A few months later, Reinhard started to think of how to make his dream bike his own. It was this thought that led him to Heavy Duty Motorcycles. Unsure as he walked through the door, he soon found an environment that he could trust to the demanding task of moulding his XL1200C to the vision he saw in his head.
Influenced by the work of Kenny Howard, Reinhard envisioned the paint job that his dream bike would wear. He decided to focus on function then style which can be a tricky to accomplish. It is hard not to focus on individual components and then forget the big picture. One unmatched part can take your bike from show bike to bitzer.
I have found Reinhard a very engaging, individual character. With a wicked sense of humour, he has endeared himself to talented people the world around.
And he certainly has the skin to match his attitude. His first-class skin work was done by Ly. This lady is a very talented, still unknown, 23-year-old, but Reinhard, who travelled through fire to get where he is, gave her a fair go. She came through with the most precise art work I have seen on skin. Reinhard literally made himself a living piece of art through her hands.
Reinhard was then compelled to do the same to his bike. His first selection was a Zodiac King Sporty tank which allowed him to keep the nostalgic style but still retain capacity in the fuel tank. Reinhard decided to use a Tank Lift Kit to provide a custom, drag bike feel. Combining this with a Pro-Max speedo-tacho, six-inch billet alloy chrome risers, Radium mirrors, and a drag-bar, Reinhard’s vision came one more step towards being accomplished.
He then took the standard rear guard, bobbed it and mounted a black spartan tail-light from Custom Chrome. Steve Smith, Head Mechanic and Workshop Manager at Heavy Duty Motorcycles, designed a fender eliminator to mount the licence plate to the bobbed rear guard. Steve also recommended a painter, none other than Mark Walker of Queensland Motorcycle Panel & Paint, who helped Reinhard select his dream paint job and then made it a reality.
Steve then assembled the build and Reinhard realised he needed some pipes with real class to compliment his paint job. Once again Reinhard went for function before form. He selected the closest thing to a namesake as possible, Rinehart Crossbacks. These pipes go head to head with any performance pipe on the market, even two-into-ones. Not the easiest exhaust on the market to order, but their quality and performance is second to none. Gerald Rinehart has been designing drag bike and top fuel exhaust systems for enough time to perfect the art.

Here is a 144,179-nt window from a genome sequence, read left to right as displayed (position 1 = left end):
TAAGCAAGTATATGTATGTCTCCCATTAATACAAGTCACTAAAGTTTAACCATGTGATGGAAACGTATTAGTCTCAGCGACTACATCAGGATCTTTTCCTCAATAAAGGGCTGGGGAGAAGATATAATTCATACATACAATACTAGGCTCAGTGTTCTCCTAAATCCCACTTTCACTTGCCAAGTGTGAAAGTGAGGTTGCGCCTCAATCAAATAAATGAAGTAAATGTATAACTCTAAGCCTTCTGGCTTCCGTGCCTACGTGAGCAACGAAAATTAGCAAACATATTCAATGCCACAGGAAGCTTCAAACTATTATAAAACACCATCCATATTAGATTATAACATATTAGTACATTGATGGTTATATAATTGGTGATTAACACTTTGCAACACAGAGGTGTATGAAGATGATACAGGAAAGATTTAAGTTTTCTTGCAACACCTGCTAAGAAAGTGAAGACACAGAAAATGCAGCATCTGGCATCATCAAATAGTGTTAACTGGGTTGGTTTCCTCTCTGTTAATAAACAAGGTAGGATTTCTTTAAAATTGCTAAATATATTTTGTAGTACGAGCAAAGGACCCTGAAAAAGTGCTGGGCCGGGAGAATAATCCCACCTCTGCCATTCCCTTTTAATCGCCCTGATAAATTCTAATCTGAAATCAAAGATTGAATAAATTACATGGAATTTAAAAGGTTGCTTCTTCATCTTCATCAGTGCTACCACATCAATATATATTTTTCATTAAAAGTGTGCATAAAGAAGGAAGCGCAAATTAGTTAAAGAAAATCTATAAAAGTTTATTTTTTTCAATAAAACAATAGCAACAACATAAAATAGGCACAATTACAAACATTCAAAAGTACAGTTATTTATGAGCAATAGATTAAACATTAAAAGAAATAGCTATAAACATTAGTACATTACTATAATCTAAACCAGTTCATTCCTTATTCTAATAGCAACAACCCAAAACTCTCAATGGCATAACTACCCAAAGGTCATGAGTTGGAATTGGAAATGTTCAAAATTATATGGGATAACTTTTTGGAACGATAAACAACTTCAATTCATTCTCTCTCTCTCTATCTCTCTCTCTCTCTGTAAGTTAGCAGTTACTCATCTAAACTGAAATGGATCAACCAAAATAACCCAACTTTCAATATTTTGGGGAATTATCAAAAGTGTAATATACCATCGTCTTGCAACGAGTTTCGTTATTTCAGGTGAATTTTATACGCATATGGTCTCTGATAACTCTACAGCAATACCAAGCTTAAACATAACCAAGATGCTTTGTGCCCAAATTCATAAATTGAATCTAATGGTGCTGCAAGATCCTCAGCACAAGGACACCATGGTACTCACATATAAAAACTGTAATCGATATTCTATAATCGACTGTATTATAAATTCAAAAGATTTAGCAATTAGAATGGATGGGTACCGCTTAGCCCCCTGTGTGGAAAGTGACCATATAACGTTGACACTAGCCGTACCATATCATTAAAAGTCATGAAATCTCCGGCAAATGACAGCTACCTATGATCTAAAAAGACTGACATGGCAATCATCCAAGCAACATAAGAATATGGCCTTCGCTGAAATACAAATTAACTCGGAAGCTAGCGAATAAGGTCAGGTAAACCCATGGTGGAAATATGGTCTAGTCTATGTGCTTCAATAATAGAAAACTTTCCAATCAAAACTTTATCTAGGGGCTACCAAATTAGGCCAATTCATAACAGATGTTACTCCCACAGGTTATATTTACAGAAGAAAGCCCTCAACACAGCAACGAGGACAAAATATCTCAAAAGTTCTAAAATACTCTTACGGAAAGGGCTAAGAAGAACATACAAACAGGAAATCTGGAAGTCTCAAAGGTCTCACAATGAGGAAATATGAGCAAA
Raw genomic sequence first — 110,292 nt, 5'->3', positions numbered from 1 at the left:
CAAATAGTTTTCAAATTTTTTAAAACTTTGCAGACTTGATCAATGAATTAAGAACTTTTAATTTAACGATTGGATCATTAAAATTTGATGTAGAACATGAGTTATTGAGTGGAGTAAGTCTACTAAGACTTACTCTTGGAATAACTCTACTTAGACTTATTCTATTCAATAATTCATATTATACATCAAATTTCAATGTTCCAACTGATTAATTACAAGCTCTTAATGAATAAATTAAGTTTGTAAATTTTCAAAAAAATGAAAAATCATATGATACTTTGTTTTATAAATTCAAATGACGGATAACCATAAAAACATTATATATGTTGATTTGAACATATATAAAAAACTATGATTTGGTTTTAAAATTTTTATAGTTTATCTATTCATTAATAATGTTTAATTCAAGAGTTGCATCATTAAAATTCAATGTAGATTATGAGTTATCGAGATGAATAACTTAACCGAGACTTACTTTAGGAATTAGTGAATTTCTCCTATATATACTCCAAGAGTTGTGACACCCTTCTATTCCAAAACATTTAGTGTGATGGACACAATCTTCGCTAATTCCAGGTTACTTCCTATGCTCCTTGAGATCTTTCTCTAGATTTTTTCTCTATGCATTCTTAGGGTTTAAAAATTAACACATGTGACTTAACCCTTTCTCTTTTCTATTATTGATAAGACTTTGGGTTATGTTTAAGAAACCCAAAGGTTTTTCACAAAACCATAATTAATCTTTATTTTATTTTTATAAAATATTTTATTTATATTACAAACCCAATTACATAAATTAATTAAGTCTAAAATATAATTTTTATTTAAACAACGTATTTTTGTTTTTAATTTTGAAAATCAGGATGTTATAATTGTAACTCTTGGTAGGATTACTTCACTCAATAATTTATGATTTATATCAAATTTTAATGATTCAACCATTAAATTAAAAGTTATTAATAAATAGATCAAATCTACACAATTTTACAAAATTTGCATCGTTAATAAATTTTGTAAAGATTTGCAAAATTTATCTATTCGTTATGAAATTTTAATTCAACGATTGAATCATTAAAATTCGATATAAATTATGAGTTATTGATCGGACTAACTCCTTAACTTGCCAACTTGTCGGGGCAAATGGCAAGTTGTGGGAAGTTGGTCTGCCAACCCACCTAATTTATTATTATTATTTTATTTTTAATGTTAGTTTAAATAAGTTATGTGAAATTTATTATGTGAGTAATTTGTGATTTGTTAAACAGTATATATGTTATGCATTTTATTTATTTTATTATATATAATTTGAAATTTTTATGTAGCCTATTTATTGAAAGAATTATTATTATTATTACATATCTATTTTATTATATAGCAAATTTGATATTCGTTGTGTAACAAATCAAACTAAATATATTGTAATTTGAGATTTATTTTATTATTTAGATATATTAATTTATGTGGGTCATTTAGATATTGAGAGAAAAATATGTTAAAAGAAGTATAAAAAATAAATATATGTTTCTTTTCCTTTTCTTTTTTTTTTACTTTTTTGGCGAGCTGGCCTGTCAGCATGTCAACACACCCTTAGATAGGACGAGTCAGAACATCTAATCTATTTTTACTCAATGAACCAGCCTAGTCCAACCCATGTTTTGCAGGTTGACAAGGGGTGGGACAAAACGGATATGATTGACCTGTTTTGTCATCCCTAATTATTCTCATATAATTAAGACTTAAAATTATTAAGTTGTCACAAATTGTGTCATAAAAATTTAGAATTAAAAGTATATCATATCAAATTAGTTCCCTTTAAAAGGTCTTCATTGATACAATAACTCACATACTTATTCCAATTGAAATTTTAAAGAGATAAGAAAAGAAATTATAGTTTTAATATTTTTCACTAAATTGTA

Function, function, function. Reinhard was quick to assess what was left to be done. He needed to improve the suspension. Steve fitted Progressive fork springs, two-inch-over hard chrome tubes and Harley chrome lower fork boots to the front; lowering the rear end with Progressive 11-inch rear shock-absorbers gave Reinhard the drag profile that he sought to enhance.
Combined with a Wimmer’s Velocity Stack Intake System, this Nasty Bitch started to go like she should.
After a few months, Reinhard wanted more power to combat the growing Brisbane city traffic, more get up and go, more fun on the highway, more… everything, I guess. For that extra thrill, while still keeping reliability, Reinhard asked Steve to fit and tune a Mikuni 42 flat-slide carby to his bike. Steve is a dyno-tune on legs. He fitted, jetted and tuned this carby and then combined it with a Zippers performance ignition module to give Reinhard what he was chasing — performance.
The last touch came with the discovery of Nasty Belt Drives. They only make kits to suit Buells and Sportys and they are a damn good looking so it was a done deal.
Rinehard’s vision had become a reality. He liked what he saw…
Photos by Jules @ Top Gun; words by H Macneil